US steps up security

The disclosures by Snowden raised America's concerns about domestic spying and strained US relations.

US National Security Agency whistleblower Edward Snowden, an analyst with a US defence contractor during an interview with the Guardian in Hong Kong. Picture :AFP

ASPEN, COLORADO - The United States is overhauling procedures to tighten access to top-secret intelligence in a bid to prevent another mega-leak like the one carried out by former spy agency contractor Edward Snowden, senior US officials said on Thursday.

The National Security Agency, which Snowden worked for as a Hawaii-based contractor, said it would lead the effort to isolate intelligence and implement a "two-man rule" for downloading - similar to procedures used to safeguard nuclear weapons.

"When are we taking countermeasures? ... The answer is now," Deputy Defense Secretary Ashton Carter told the Aspen Security Forum in Colorado.

NSA Director General Keith Alexander told the forum the two-man rule would apply to system administrators like Snowden and anyone with access to sensitive computer server rooms.

"You limit the numbers of people who can write to removable media," Alexander said. "Instead of allowing all systems administrators (to do it), you drop it down to a few and use a two-person rule."

"We'll close and lock server rooms so that it takes two people to get in there."

Carter partly blamed the security breach on the emphasis placed on intelligence-sharing after the wake of the September 11, 2001, attacks, which eventually allowed someone like Snowden to access so many documents at once.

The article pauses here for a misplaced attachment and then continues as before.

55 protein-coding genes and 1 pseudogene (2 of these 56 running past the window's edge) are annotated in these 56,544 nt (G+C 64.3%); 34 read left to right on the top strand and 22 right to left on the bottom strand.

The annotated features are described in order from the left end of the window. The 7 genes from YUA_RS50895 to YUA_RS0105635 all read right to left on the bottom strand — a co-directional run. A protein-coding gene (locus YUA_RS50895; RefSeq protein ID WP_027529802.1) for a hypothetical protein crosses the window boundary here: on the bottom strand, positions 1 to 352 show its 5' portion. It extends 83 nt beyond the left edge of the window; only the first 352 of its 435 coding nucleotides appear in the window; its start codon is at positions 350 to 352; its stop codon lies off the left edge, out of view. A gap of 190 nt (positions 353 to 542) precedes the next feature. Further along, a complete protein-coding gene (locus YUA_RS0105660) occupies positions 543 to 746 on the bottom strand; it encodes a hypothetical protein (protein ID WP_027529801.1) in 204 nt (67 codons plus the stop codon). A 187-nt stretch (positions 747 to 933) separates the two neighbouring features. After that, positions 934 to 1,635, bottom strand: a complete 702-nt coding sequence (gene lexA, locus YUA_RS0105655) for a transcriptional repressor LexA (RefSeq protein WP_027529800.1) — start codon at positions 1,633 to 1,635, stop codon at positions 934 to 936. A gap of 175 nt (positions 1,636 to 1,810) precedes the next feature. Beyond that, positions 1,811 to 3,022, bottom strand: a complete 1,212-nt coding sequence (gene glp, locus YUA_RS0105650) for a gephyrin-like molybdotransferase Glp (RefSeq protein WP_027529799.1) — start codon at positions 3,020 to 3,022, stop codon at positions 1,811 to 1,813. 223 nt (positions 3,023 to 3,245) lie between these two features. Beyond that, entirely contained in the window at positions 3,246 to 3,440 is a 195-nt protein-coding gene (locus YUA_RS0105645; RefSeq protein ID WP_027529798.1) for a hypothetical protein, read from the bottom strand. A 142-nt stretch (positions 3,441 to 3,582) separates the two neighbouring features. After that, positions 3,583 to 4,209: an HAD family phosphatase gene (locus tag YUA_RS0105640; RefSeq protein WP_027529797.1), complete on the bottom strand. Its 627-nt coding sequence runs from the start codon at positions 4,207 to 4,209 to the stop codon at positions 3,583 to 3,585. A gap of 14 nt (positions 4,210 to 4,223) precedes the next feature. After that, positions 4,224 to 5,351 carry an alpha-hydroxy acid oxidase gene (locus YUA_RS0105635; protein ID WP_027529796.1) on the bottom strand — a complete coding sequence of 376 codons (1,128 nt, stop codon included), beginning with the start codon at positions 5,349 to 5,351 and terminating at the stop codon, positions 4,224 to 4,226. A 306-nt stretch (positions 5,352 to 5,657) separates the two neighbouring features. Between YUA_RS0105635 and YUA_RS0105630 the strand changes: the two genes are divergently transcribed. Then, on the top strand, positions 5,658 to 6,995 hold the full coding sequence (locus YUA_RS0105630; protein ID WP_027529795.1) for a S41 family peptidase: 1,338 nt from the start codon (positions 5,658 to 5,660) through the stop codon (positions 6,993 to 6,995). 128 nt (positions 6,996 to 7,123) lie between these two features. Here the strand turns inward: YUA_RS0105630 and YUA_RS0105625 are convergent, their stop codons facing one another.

"We normally compartmentalize information for a very good reason, so one person can't compromise a lot," Carter said. "Loading everything onto one server ... it's something we can't do."

Alexander said Snowden had been trusted with moving inside networks to make sure the right information was on the computer servers of the NSA in Hawaii.


Snowden fled to Hong Kong in May, a few weeks before publication in Britain's Guardian newspaper and the Washington Post of details he provided about secret US government surveillance of Internet and phone traffic.

The 30-year-old had his US passport revoked, and is still stuck in the transit area of Moscow's Sheremetyevo airport and has applied for temporary asylum in Russia.

Alexander declined to say how many documents Snowden took, but when asked whether it was a lot, he said, "Yes."

Carter said the assessment was still being conducted, but "I can just tell you right now the damage was very substantial."

Senator Dianne Feinstein, who chairs the Senate Intelligence Committee, said last month that US officials advised her that Snowden had roughly 200 classified documents.

But American officials and others familiar with Snowden's activities say they believe that at a minimum, he acquired tens of thousands of documents.

Officials said Snowden was skilful at going into areas and then covering his tracks, which posed a challenge in trying to determine exactly what materials he had accessed.

Alexander also said it would take time to implement across the Pentagon and the broader US intelligence community.

Among US allies, German Chancellor Angela Merkel is under pressure to toughen her stance on the US program.

Alexander said the program had helped European allies including Germany, France and Denmark, without offering details. Asked about his reaction to German expressions of surprise, Alexander stated: "We don't tell them everything we do or how we do it. Now they know."